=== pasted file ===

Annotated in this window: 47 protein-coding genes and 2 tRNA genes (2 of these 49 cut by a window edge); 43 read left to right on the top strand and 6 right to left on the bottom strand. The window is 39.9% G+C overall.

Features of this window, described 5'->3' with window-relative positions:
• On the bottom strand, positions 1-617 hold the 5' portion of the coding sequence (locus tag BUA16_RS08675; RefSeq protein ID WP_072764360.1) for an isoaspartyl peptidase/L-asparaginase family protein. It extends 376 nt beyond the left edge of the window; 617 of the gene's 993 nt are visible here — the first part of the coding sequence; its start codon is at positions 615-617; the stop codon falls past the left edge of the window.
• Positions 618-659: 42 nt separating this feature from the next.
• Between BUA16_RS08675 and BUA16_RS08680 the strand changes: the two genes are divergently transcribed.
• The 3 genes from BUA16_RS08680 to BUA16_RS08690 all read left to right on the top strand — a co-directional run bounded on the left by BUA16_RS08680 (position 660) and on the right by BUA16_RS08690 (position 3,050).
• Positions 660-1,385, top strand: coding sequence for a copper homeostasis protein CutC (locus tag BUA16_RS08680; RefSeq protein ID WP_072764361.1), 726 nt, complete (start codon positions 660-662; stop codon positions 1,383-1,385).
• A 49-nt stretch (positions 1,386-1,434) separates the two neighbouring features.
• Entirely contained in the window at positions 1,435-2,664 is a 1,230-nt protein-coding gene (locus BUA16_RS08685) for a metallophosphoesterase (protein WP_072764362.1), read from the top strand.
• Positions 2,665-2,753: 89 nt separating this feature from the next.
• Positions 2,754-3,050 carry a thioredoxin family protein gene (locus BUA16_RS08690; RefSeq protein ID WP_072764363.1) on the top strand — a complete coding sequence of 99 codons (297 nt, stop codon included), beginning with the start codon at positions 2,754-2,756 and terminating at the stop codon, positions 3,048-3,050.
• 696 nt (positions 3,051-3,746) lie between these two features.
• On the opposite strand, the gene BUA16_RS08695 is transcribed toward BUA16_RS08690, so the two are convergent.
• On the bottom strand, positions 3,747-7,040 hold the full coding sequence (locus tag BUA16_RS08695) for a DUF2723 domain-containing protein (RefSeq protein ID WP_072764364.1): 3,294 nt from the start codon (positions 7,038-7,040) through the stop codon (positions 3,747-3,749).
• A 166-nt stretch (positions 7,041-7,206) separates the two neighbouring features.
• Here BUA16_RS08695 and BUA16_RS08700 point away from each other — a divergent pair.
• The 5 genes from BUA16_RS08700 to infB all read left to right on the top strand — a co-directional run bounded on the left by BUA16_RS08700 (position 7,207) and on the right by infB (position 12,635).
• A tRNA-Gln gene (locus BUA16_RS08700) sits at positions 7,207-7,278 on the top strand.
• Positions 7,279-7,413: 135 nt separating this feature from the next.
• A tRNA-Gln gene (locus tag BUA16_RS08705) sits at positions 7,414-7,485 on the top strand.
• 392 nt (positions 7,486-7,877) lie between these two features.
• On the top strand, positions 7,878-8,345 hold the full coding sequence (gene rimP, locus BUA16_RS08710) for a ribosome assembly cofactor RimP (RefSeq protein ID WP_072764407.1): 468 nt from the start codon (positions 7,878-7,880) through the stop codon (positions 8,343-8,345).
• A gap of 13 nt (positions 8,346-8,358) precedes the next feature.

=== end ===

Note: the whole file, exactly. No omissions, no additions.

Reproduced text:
Annotated in this window: 47 protein-coding genes and 2 tRNA genes (2 of these 49 cut by a window edge); 43 read left to right on the top strand and 6 right to left on the bottom strand. The window is 39.9% G+C overall.

Features of this window, described 5'->3' with window-relative positions:
• On the bottom strand, positions 1-617 hold the 5' portion of the coding sequence (locus tag BUA16_RS08675; RefSeq protein ID WP_072764360.1) for an isoaspartyl peptidase/L-asparaginase family protein. It extends 376 nt beyond the left edge of the window; 617 of the gene's 993 nt are visible here — the first part of the coding sequence; its start codon is at positions 615-617; the stop codon falls past the left edge of the window.
• Positions 618-659: 42 nt separating this feature from the next.
• Between BUA16_RS08675 and BUA16_RS08680 the strand changes: the two genes are divergently transcribed.
• The 3 genes from BUA16_RS08680 to BUA16_RS08690 all read left to right on the top strand — a co-directional run bounded on the left by BUA16_RS08680 (position 660) and on the right by BUA16_RS08690 (position 3,050).
• Positions 660-1,385, top strand: coding sequence for a copper homeostasis protein CutC (locus tag BUA16_RS08680; RefSeq protein ID WP_072764361.1), 726 nt, complete (start codon positions 660-662; stop codon positions 1,383-1,385).
• A 49-nt stretch (positions 1,386-1,434) separates the two neighbouring features.
• Entirely contained in the window at positions 1,435-2,664 is a 1,230-nt protein-coding gene (locus BUA16_RS08685) for a metallophosphoesterase (protein WP_072764362.1), read from the top strand.
• Positions 2,665-2,753: 89 nt separating this feature from the next.
• Positions 2,754-3,050 carry a thioredoxin family protein gene (locus BUA16_RS08690; RefSeq protein ID WP_072764363.1) on the top strand — a complete coding sequence of 99 codons (297 nt, stop codon included), beginning with the start codon at positions 2,754-2,756 and terminating at the stop codon, positions 3,048-3,050.
• 696 nt (positions 3,051-3,746) lie between these two features.
• On the opposite strand, the gene BUA16_RS08695 is transcribed toward BUA16_RS08690, so the two are convergent.
• On the bottom strand, positions 3,747-7,040 hold the full coding sequence (locus tag BUA16_RS08695) for a DUF2723 domain-containing protein (RefSeq protein ID WP_072764364.1): 3,294 nt from the start codon (positions 7,038-7,040) through the stop codon (positions 3,747-3,749).
• A 166-nt stretch (positions 7,041-7,206) separates the two neighbouring features.
• Here BUA16_RS08695 and BUA16_RS08700 point away from each other — a divergent pair.
• The 5 genes from BUA16_RS08700 to infB all read left to right on the top strand — a co-directional run bounded on the left by BUA16_RS08700 (position 7,207) and on the right by infB (position 12,635).
• A tRNA-Gln gene (locus BUA16_RS08700) sits at positions 7,207-7,278 on the top strand.
• Positions 7,279-7,413: 135 nt separating this feature from the next.
• A tRNA-Gln gene (locus tag BUA16_RS08705) sits at positions 7,414-7,485 on the top strand.
• 392 nt (positions 7,486-7,877) lie between these two features.
• On the top strand, positions 7,878-8,345 hold the full coding sequence (gene rimP, locus BUA16_RS08710) for a ribosome assembly cofactor RimP (RefSeq protein ID WP_072764407.1): 468 nt from the start codon (positions 7,878-7,880) through the stop codon (positions 8,343-8,345).
• A gap of 13 nt (positions 8,346-8,358) precedes the next feature.